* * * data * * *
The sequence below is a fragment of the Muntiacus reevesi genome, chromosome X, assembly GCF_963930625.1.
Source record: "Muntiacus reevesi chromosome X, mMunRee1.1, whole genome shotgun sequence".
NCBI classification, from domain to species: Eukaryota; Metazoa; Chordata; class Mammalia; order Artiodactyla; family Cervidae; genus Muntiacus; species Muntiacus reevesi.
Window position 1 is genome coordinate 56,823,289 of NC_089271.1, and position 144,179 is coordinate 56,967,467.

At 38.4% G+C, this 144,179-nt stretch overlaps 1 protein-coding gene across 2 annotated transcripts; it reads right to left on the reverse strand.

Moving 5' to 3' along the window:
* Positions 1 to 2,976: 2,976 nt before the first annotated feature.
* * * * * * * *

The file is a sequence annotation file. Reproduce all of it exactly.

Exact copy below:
The sequence below is a fragment of the Muntiacus reevesi genome, chromosome X, assembly GCF_963930625.1.
Source record: "Muntiacus reevesi chromosome X, mMunRee1.1, whole genome shotgun sequence".
NCBI classification, from domain to species: Eukaryota; Metazoa; Chordata; class Mammalia; order Artiodactyla; family Cervidae; genus Muntiacus; species Muntiacus reevesi.
Window position 1 is genome coordinate 56,823,289 of NC_089271.1, and position 144,179 is coordinate 56,967,467.

At 38.4% G+C, this 144,179-nt stretch overlaps 1 protein-coding gene across 2 annotated transcripts; it reads right to left on the reverse strand.

Moving 5' to 3' along the window:
* Positions 1 to 2,976: 2,976 nt before the first annotated feature.